The ne't dialect to separate was %ipu,koan( in which this LeuL developed as follows# it was
reduced to LuL in the two third-person forms( but to LeL in all other forms. This gave the modern
%ipu,koan forms# *det+( *dek+( *den+( *du+( *degu+( *de,u+( *dute+.
In all the remaining dialects( the diphthong LeuL changed uniformly to LuL. The result was the
forms we find in most other dialects today# *dut+( *duk+( *dun+( *du+( *dugu+( *du,u+(
*dute+.
-uberoan( of course( has undergone one further change# the regular -uberoan change of LuL to LML
6that's u-umlaut7( yielding -uberoan *dMt+( *dMk+( and so on.
The original forms still show up to some e'tent when a suffi' is added. 4or e'ample( when we
add the relative suffi' *-n+( the form *dut+ becomes *dudan+( *duk+ becomes *duan+ 6from
earlier 9*dugan+( and *dun+ becomes *dunan+.
0 further point. The verb 9*edun+ has given rise to several derivatives.
The old suffi' *-ki+ 68ld $i,kaian *-gi+7( as I mentioned earlier( added a dative ob3ect to a
verb. This is the source of *eduki+( which used to take a dative ob3ect but no longer does. The
earlier sense of this verb was 'hold( hold on to( grasp'( and this is still the sense the verb has in the
north today. In the south( however( the sense of this verb has been generali,ed to 'have'( and
*eduki+ has displaced 9*edun+ as the ordinary verb for 'have'.
It is in fact a very common development in languages generally for a verb meaning something
like 'hold( grasp( sei,e' to develop into 'have'. 0 good e'ample is :nglish 'have'( which has
developed from a II: verb that anciently meant 'sei,e' -- also the source of &atin *capere+
'sei,e'. 0nother e'ample is <astilian *tener+ 'have'( which has developed from &atin *tenere+
'hold( keep( grasp'( and which has displaced earlier *haber+ as the ordinary verb for 'have'. This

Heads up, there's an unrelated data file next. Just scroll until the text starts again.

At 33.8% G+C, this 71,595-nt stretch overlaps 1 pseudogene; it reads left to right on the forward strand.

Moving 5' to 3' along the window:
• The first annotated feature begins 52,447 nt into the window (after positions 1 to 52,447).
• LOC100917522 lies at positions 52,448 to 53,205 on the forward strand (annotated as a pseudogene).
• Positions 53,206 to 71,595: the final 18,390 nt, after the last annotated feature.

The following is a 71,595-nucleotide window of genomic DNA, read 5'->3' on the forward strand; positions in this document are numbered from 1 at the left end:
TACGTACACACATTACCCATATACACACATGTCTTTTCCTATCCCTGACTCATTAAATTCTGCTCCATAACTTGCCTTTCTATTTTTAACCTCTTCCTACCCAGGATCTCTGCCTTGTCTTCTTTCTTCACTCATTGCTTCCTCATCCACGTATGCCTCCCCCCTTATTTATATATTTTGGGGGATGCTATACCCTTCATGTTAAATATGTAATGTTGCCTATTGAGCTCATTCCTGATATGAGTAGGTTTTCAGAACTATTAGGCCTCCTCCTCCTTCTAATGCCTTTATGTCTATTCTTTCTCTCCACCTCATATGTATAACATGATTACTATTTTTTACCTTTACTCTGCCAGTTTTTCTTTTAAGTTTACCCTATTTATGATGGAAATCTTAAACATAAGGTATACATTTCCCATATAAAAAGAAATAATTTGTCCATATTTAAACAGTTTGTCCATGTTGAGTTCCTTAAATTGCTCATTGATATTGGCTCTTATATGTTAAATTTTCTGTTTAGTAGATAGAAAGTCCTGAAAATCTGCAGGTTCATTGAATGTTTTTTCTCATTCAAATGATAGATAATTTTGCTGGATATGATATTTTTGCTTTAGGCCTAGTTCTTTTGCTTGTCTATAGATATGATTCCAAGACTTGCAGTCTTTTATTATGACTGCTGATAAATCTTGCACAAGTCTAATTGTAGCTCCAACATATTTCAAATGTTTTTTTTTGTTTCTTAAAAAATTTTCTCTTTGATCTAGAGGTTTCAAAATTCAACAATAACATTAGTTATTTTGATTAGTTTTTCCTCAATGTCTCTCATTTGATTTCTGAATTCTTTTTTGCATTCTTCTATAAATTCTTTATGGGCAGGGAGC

*haber+ develops from &atin *habere+ 'have'( and( like 9*edun+ in the south( it is now confined
to use as an au'iliary. 6Incidentally. &atin *habere+ itself originally meant 'hold'( and it is
cognate with verbs in several other I: languages meaning 'sei,e( grasp'( and also( it appears(
more surprisingly( with :nglish 'give'.7
0 second derivative is *ukan+ 'have'. This began as roughly 9*edukan+( probably to be analy,ed
as 9*e-du-ka-n+( with a somewhat pu,,ling suffi'. The development of this to 9*eukan+ and
then to *ukan+ would be perfectly regular.
0 third derivative is *eutsi+. This clearly contains the suffi' *-ts-+( which( like *-ki+( conferred
the ability to take a dative ob3ect. The structure is probably 9*e-du-ts-i+. This chiefly western
verb means 'sei,e( grab( grasp'( and it still takes a dative ob3ect today. In $i,kaian( uniuely( this
verb also provides the forms of the transitive au'iliary when a dative ob3ect is present( as in
*emon deutsat+ or *emon dotsat+ 'I gave it to him'. 0ll the other dialects use different verbs for
this purpose.
I might close by adding that the history of the $asue au'iliaries( and above all of the dative-
marked au'iliaries( is complicated( messy and obscure. 8nly a few centuries ago( it seems(
speakers were able to choose from a wide range of verbs to serve as au'iliaries. :ven by the
beginning of the literary period( in the 1Dth century( the position was still rather complicated(
with different dialects using a range of different au'iliaries. 8nly in the last couple of centuries
has the position settled down somewhat( though considerable regional variation still e'ists.
&arry Trask <8%) >niversity of )usse' $righton $!1 ?@5 >A
larrytNcogs.sus'.ac.uk
Gerund Phrase Review
Instructions#
Read the sentences below.
Select an appropriate word from the verb list.
Convert it to a gerund.
Place it in the space provided.
No gerund is used twice.
Click Review Answer to see how you went.
)er *ist" analyse' enrol' indicate' ma+e' read' re$lace' sac+' stay' study' wal+' wor+
1. 1any people en3oyed along the new footpaths.
". The students discussed together to complete the assignment.
C. The 3udge delayed a decision because new evidence had been presented
that an ad3ournment was in the best interests of 3ustice.
H. The new manager advocated twenty per cent of the staff as a matter of principle.
O. $ecause %eraldine en3oyed history she decided in a Ih; was a good
thing to do.
D. !ot all students en3oy literature( some 3ust prefer for pleasure.
B. )he hated up so late.
E. The mechanic discussed the filters when the car would be due for its ne't service.
Gerund
Glossary
From Gerald Erichsen,
Your Guide to Spanish Language.
FREE GIFT with Newsletter! Act Now!
Definition: Traditionally, gerund is the term used to re!er to a certain Latin "er# !orm that could !unction as a noun.